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The European Council for Fatwa and Research (ECFR) was established in March 1997 by the Federation of Islamic Organizations in Europe, an umbrella group for more than 30 Muslim Brotherhood affiliates on the continent. Chaired by Global Muslim Brotherhood leader (and Hamas spiritual adviser) Yusuf Al-Qaradawi, ECFR seeks to bring together European-based Muslim scholars and reconcile their various opinions regarding Islamic jurisprudence (fiqh), so as to make them consistent with Sharia Law. Toward that end, the Council regularly issues fatwas (religious legal rulings) that teach European Muslims how to properly abide by the precepts of Sharia. One ECFR fatwa states explicitly that Muslims everywhere should live not under laws enacted by legislators and democratic institutions, but under Sharia, which “cannot be amended to conform to changing human values and standards,” and which represents “the absolute norm to which all human values and conduct must conform.”
The Gatestone Institute notes that “the fatwas issued by the ECFR reflect the Muslim Brotherhood's fierce opposition to the separation of church/mosque and state.” For example, a fatwa issued by Yusuf Al-Qaradawi states that “the acceptance of secularism means abandonment of Sharia, a denial of the divine guidance, and a rejection of Allah's injunctions,” and thus “is a downright apostasy.”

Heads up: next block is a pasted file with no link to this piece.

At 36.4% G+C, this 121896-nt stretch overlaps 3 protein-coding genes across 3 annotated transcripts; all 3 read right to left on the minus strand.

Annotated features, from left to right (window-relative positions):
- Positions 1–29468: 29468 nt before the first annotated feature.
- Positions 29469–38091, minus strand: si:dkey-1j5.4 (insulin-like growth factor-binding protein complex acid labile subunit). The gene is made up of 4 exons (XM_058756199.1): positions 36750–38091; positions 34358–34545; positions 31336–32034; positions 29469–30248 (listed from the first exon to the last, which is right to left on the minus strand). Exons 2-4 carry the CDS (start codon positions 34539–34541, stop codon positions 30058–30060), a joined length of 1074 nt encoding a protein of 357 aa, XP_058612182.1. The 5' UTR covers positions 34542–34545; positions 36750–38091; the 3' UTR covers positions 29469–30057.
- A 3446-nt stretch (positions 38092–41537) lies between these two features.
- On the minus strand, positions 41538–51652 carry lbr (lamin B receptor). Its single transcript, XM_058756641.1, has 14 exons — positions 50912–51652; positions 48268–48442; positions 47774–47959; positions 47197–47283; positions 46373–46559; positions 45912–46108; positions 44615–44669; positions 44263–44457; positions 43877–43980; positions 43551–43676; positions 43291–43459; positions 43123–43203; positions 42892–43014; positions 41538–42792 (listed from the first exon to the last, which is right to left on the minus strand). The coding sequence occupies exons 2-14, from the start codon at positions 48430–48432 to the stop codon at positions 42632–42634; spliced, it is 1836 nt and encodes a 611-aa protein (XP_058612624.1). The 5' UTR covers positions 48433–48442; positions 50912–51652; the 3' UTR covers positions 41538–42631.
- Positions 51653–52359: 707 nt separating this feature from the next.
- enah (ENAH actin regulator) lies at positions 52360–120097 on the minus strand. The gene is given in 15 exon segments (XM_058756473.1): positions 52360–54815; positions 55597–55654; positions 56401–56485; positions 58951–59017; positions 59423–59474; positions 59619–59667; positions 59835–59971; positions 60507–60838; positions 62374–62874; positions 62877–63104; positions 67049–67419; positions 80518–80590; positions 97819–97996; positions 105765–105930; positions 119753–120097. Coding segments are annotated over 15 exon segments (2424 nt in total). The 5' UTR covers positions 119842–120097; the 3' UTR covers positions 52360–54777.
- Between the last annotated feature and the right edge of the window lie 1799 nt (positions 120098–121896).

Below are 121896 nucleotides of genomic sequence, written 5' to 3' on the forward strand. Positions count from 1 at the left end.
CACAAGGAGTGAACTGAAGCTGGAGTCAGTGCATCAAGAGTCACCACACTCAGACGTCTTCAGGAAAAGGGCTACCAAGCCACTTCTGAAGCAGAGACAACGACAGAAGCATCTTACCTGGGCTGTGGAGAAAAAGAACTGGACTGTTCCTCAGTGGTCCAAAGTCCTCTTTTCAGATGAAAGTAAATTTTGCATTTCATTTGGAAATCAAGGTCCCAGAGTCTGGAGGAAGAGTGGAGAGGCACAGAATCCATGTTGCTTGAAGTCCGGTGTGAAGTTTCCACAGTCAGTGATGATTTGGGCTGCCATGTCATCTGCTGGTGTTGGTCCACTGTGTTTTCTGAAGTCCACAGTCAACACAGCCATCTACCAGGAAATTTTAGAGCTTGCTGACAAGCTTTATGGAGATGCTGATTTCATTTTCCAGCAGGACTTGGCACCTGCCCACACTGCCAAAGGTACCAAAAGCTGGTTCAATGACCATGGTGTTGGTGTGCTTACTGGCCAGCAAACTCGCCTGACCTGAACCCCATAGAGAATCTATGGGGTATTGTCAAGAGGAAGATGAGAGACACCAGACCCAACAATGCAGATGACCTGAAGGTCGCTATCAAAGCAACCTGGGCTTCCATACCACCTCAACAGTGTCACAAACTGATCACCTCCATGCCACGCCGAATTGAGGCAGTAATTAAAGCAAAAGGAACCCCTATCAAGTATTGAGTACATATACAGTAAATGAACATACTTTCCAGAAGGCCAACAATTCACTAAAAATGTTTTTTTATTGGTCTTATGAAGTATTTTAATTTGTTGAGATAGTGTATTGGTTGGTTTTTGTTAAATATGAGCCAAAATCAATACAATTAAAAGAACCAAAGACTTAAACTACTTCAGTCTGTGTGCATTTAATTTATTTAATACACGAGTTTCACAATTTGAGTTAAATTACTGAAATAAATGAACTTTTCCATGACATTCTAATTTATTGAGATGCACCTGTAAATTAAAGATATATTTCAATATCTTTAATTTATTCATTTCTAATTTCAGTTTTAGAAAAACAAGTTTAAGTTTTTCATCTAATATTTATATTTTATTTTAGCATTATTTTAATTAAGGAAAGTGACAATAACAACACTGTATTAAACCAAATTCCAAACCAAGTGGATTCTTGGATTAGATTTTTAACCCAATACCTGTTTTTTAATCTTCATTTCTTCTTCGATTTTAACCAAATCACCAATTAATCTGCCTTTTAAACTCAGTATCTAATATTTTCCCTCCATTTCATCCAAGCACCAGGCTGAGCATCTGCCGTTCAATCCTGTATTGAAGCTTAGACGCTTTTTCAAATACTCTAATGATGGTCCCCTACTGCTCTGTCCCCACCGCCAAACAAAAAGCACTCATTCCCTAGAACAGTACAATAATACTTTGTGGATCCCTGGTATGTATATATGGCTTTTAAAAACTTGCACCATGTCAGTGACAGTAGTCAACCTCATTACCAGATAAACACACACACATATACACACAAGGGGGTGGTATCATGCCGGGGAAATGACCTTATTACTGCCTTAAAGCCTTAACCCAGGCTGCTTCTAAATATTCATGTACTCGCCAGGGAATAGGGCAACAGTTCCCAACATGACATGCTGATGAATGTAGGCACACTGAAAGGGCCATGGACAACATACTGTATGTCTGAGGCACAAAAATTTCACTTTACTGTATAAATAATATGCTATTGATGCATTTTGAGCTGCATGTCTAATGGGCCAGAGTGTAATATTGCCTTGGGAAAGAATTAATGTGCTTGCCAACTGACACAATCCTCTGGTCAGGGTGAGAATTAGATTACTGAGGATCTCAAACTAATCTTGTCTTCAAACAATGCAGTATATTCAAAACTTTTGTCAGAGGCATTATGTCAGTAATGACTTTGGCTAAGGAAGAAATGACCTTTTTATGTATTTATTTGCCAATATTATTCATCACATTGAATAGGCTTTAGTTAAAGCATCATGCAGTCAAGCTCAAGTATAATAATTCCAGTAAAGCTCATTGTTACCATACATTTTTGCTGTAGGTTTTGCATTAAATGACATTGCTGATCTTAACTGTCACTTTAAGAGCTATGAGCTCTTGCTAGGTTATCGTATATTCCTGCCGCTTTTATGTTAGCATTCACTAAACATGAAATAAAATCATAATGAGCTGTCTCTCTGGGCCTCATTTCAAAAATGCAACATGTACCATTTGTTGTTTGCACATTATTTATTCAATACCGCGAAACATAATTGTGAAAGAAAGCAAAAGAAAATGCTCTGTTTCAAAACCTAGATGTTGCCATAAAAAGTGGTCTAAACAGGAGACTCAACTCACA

Additional examples of ECFR fatwas include the following:
A Wall Street Journal reporter who attended ECFR's annual meeting in 2004, quoted one of the event's guest speakers – a pro-Sharia religious figure from Sudan – as having said that “extremist fundamentalist powers based on aggression on the part of the Crusader and Zionist alliance in the West are now preparing their cultural strategy according to a new wave of secular tendencies.” The reporter also said that, at the same meeting:
To promote its Islamic supremacist ideology as much as possible, ECFR makes “relentless efforts with the official authorities in European countries to officially recognize the [C]ouncil, and [to] refer to it to see the provisions of Islamic Sharia.” The Council also holds seminars “to discuss some issues of jurisprudence.” And it produces bulletins, advisory opinions, and research studies on Sharia's positions regarding a variety of moral issues, and translates these documents into European languages.
Though ECFR regulations stipulate that no more than 25 percent of the Council's members can be non-European, it has been reported that somewhere between one-third and one-half of all ECFR members currently hail from non-European nations, mostly in the Middle East.